PennLive’s John Baer surveys the 2022 GOP field for Pennsylvania governor and wonders, as everyone else is, whether Senate President Pro Tempore Jake Corman, R-Centre, will jump into the race (paywall).

Despite rising cases, many Pennsylvania school districts are passing up access to free testingSpotlight PA reports (via the Morning Call).

A majority of Luzerne County Council vowed not to raise local property taxes next year, the Citizens’ Voice reports.

WHYY-FM updates on the latest developments in the federal corruption trial of union boss John Dougherty.

Warning of a imminent collapse, agencies that serve people with disabilities are calling for more state funding to pay staffWESA-FM reports.

Erie leaders say recent power outages in the city’s downtown underscore the need for infrastructure upgradesGoErie reports.

Small states are crying foul over the distribution of rental relief fundsStateline.org reports.

Here’s your #Pennsylvania Instagram of the Day:

 

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What Goes On
The desk is clear. Enjoy the silence.

What Goes On (Nakedly Political Edition)
Yep. He’s gotta be running for governor. Senate President Pro Tempore Jake Corman, R-Centre, holds an 11 a.m. golf outing at Toftrees Golf Resort in State College today, with the maximum ask an eye-watering $10,000. The minimum is $250, though, if that’s too rich for your blood.

WolfWatch
Gov. Tom Wolf holds a 1 p.m. virtual news conference to announce what his office describes as a multi-state effort to prevent gun violence.

You Say It’s Your Birthday Dept.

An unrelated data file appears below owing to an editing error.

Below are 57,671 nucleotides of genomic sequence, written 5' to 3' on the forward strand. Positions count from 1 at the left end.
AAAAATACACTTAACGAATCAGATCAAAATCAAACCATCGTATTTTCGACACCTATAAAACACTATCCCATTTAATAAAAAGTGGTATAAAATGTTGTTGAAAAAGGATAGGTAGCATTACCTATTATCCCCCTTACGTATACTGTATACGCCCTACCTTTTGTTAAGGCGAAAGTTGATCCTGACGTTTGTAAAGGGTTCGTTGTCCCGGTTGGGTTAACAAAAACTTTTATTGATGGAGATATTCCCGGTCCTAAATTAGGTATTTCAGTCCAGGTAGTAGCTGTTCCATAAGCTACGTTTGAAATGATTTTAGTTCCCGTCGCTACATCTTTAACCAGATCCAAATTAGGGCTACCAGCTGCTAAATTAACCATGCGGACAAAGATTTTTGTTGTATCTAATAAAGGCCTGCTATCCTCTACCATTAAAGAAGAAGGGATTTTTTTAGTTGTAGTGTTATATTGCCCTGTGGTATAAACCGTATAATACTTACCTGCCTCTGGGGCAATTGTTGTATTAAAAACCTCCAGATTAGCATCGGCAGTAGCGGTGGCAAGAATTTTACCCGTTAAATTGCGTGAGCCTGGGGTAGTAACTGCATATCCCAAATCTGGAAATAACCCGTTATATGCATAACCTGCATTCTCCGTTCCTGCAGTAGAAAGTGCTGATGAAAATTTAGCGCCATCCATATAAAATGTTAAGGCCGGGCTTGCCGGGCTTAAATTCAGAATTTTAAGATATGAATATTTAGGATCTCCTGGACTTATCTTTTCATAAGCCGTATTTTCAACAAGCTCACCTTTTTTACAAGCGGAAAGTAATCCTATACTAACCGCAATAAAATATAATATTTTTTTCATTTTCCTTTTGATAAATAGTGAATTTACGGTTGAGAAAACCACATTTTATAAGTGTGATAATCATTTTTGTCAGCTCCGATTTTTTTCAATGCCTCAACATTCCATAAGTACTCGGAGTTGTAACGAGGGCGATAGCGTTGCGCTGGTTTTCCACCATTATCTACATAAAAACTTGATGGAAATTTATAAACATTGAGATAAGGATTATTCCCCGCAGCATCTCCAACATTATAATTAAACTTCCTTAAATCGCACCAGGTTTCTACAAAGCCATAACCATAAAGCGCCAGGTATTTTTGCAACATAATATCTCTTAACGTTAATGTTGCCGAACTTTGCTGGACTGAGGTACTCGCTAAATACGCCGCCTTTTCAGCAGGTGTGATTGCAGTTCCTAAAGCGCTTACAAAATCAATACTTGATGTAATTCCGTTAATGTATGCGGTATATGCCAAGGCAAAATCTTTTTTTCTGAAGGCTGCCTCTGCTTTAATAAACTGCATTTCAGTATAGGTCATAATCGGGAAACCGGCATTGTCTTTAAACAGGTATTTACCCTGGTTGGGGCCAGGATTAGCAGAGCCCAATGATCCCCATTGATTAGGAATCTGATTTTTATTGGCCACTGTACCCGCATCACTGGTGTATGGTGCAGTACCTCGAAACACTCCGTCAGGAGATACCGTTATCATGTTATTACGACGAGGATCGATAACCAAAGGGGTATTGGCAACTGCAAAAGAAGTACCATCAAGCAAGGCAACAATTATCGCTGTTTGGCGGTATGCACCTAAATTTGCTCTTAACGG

Best wishes go out this morning to Capital-Star opinion contributor Mark O’Keefe, who completes another trip around the sun. Congratulations, sir, and enjoy your day.

Heavy Rotation
Here’s some new solo music from Pearl Jam frontman Eddie Vedder, in which he channels his inner Tom Petty. The song is called ‘Long Way.’


Thursday’s Gratuitous Soccer Link
The Guardian continues its survey of soccer’s next generation. This morning, a look at the Top 60 rising talents in the world game.

And now you’re up to date.

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John L. Micek
John L. Micek

A 3-decade veteran of the news business, John L. Micek is the Pennsylvania Capital-Star's Editor-in-Chief. An award-winning political reporter, Micek’s career has taken him from small town meetings and Chicago City Hall to Congress and the Pennsylvania Capitol. His weekly column on U.S. politics is syndicated to 800 newspapers nationwide by Cagle Syndicate. He also contributes commentary and analysis to broadcast outlets in the U.S., Canada and the U.K. Micek’s first novel, “Ordinary Angels,” was released in 2019 by Sunbury Press.